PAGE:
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Tuesday, November 30, 2021

Restore the lost dynamic of Hinduism

Throughout human history, religion has remained a potent force, despite all the pounding it has received from thinkers like Marx who called ...

Written by Jagmohan |
January 2, 1998

Throughout human history, religion has remained a potent force, despite all the pounding it has received from thinkers like Marx who called it opiate for the people and Freud who termed it as a collective neurosis of the masses. In this regard, I am reminded of a talk between Cardinal Gonsalvic and Napoleon. The Cardinal was pleading the case for the Catholic Church. Napoleon got annoyed on some point and shouted at the Cardinal: “Your Eminence, are you not aware that I have the power to destroy the Catholic Church?”. The Cardinal smiled and replied: “Your Majesty, we, the Catholic clergy, for the last 1,800 years, have done our level best to destroy the Catholic Church. We did not succeed. You will not succeed either.” This conversation brings out the staying power of religion.

Quite a few scholars consider Hinduism as a jumble of creeds and rituals. Such a view which gives a superficial picture of Hinduism, arises primarily from the failure to perceive the phenomenon in its historical perspective and the inability to separate the pure from the fake, the profound from the profane, and the lofty from the low. Any old religion, during the course of its long march, gathers a lot of dust. Hindusism is no exception.

I would grade Hindu thoughts and practices at three levels. Level-I would cover the core of Hinduism, its fundamental message of oneness and underlying unities unity in the diversity of man, unity in the diversity of nature, unity in the diversity of religion. In Level-II would fall the beliefs and practices which are not contrary to its basic philosophy and which came into existence in response to the religious needs of the common folk who could not grasp the intellectual content of its core and who had to depend on temples, images of gods and goddesses, and their symbols. In Level-III would come all the spurious rituals, rites, cults and superstitions and practices, such as `sati’, aided and abetted by fake godmen.

Reform of Hinduism would involve total elimination of Level-III, refurbishing and rejuvenation of Level-II, and chiselling and polishing of Level-I.

The need for reform of such an old religion is obvious. In fact, Hinduism itself recognises that change is a part of cosmic reality. The universe is continuously changing. It has its own creative process, its own self-generating flux. One dynamic equilibrium is continuously giving way to another dynamic equilibrium. Hindu thought suggests that “our life is an apprenticeship to the truth, that around every circle another circle can be drawn.”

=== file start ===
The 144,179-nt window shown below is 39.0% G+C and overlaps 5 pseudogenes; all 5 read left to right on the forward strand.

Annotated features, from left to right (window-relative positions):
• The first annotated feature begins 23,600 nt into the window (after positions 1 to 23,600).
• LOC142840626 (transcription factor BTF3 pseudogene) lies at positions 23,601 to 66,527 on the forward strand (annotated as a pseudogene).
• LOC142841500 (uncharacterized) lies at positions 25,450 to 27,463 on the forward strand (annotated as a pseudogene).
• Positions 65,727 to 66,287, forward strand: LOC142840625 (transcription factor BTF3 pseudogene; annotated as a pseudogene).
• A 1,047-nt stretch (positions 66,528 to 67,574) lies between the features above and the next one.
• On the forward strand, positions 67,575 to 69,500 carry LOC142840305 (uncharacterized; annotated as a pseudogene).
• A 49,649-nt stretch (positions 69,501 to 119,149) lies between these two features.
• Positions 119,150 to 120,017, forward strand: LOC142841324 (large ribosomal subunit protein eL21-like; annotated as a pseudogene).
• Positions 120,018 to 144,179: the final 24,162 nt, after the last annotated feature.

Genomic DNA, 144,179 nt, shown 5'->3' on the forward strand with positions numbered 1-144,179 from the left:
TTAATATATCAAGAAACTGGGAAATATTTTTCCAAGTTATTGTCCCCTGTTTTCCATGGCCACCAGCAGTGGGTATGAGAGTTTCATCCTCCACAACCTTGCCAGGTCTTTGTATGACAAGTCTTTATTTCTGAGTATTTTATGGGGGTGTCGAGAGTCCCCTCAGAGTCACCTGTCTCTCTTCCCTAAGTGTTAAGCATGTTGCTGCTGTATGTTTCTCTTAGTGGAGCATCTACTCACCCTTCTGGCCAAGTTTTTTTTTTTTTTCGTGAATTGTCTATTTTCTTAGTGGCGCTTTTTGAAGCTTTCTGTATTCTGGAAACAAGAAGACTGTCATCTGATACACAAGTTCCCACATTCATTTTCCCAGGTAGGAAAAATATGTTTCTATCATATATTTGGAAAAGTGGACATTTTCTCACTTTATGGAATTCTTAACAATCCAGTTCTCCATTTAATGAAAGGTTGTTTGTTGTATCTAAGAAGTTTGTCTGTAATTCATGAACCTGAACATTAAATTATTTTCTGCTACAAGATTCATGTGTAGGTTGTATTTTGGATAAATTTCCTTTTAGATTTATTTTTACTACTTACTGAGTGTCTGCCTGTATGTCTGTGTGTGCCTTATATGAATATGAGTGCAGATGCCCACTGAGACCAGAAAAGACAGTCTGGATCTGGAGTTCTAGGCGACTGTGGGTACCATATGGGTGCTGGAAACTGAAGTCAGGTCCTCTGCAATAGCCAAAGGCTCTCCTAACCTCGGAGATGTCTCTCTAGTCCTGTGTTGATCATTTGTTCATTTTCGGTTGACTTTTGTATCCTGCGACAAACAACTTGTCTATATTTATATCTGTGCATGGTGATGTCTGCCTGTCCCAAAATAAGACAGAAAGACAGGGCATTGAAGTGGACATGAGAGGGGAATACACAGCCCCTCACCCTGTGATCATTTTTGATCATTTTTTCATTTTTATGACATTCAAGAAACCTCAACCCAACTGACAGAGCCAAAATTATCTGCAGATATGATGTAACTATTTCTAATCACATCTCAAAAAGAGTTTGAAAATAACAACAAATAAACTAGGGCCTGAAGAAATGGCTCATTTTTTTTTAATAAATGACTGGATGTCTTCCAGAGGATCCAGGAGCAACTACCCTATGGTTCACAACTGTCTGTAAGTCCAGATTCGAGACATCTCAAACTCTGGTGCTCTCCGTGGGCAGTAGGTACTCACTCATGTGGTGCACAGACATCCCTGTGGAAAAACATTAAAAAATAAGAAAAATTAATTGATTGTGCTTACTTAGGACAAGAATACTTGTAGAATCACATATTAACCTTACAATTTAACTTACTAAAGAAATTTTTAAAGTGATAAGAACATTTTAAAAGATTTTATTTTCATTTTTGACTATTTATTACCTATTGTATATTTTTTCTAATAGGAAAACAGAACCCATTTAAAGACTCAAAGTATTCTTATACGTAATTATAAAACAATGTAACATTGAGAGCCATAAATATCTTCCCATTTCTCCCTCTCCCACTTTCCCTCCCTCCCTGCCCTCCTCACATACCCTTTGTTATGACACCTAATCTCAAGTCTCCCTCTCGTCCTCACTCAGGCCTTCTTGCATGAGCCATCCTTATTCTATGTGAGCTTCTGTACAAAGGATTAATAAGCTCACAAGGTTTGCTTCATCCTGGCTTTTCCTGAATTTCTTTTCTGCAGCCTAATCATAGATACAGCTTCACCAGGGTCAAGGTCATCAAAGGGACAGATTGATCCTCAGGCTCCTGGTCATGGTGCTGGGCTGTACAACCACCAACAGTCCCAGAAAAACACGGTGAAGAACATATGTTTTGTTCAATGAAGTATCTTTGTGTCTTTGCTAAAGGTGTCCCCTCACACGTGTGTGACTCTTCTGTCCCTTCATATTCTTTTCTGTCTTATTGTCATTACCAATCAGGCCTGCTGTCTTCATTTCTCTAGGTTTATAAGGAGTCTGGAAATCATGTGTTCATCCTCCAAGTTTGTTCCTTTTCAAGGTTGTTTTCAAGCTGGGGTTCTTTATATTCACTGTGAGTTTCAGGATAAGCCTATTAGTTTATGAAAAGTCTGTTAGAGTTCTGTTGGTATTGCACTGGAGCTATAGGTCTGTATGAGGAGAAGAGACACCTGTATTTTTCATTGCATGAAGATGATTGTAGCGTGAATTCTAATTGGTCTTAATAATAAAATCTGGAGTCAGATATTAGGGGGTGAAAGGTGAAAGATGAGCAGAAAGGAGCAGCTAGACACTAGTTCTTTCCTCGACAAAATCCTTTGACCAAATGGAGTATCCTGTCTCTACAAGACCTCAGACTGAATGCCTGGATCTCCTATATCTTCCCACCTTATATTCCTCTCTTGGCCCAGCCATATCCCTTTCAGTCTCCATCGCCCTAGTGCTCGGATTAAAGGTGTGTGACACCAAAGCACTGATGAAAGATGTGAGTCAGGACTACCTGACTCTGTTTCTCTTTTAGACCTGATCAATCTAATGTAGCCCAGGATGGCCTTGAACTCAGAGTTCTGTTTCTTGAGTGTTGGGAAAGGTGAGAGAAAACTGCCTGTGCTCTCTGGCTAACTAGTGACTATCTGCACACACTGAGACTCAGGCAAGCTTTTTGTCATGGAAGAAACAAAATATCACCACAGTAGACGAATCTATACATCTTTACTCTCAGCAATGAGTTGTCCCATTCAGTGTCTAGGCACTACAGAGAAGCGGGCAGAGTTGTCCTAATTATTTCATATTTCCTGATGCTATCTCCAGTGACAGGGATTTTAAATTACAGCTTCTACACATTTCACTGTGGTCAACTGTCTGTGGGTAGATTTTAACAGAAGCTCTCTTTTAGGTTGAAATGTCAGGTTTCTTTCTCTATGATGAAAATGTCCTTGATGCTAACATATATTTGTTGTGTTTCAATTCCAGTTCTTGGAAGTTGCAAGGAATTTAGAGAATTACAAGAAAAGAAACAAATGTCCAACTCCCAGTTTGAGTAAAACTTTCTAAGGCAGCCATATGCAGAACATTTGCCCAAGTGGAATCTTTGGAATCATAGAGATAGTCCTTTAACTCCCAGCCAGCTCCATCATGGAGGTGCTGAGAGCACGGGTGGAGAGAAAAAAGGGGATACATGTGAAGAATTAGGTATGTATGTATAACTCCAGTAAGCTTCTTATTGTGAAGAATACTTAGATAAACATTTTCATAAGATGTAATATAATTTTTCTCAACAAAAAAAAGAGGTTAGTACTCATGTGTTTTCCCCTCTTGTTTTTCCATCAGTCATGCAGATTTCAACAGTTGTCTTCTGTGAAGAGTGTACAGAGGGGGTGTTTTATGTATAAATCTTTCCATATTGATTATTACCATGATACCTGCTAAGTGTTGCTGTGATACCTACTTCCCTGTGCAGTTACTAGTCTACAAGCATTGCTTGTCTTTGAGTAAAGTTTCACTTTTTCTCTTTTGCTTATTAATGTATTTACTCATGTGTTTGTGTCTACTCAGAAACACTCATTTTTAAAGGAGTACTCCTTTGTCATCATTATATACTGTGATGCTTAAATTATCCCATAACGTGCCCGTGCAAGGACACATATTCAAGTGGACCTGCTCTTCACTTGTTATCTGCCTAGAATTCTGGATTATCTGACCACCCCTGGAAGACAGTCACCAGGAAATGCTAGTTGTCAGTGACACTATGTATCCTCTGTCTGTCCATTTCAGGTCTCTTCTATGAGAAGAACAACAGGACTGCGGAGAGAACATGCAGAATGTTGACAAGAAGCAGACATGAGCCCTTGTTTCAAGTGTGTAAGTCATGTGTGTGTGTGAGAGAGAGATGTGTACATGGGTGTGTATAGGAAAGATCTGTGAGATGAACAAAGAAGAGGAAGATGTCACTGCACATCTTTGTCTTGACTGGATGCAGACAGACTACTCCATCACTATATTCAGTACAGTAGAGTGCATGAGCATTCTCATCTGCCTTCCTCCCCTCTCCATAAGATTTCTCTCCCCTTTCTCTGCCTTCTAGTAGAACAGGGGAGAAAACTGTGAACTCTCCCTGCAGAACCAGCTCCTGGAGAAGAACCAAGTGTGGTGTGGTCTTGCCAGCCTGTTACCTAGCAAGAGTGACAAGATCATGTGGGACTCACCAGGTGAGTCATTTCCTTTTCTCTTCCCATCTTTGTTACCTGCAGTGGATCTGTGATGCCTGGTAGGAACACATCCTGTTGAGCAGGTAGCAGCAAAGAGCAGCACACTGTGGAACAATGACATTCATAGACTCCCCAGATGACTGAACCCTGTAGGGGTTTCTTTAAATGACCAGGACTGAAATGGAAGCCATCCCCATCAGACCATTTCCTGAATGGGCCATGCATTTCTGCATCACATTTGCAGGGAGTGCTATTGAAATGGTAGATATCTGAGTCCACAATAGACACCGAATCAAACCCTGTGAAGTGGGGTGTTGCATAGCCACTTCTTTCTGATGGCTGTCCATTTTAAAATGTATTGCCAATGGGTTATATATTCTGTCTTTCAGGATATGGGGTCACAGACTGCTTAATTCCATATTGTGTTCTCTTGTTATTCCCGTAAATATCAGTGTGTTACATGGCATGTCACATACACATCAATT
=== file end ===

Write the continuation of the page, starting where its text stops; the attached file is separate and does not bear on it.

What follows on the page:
Most of the Hindu myths and rituals, parables and legends, have deep meaning, and they usually create tremendous impact on the common folk. But their inner rationality must be explored and laid bare; otherwise, those who are not rational enough due to lack of education or other reasons would get exploited or fall prey to spurious and fake myths and rituals. It is, therefore, necessary that no myth or ritual is retained underneath which reasoned faith cannot be discovered. It must be spotted out and thrown away like the deceptive stone in a tray of gems.

Reasoned faith takes man to higher and higher stages of spirituality. The `inner’ eye becomes more active and complements the rational phenomenon. The perceptive faculties of man get synthesised. The Upanishads say: “The rational man has to grow into spiritual man. That is the task set to each individual if he has to fulfil his destiny as a human being.” In fact, rationality is a pre-requisite of spirituality. One cannot be spiritual without being rational first.

In its highest and purest form, Hinduism means belief, not in one preacher and prophet, but in the cosmic spirit that pervades every item of life.

This “vedantic” belief of one divinity pervading all living being is nothing but a spiritual call for equality, fraternity, liberty and justice.

If the same divinity forms the core of my personalty as well as yours, we cannot but be equal.

The writer is a former governor of J&K

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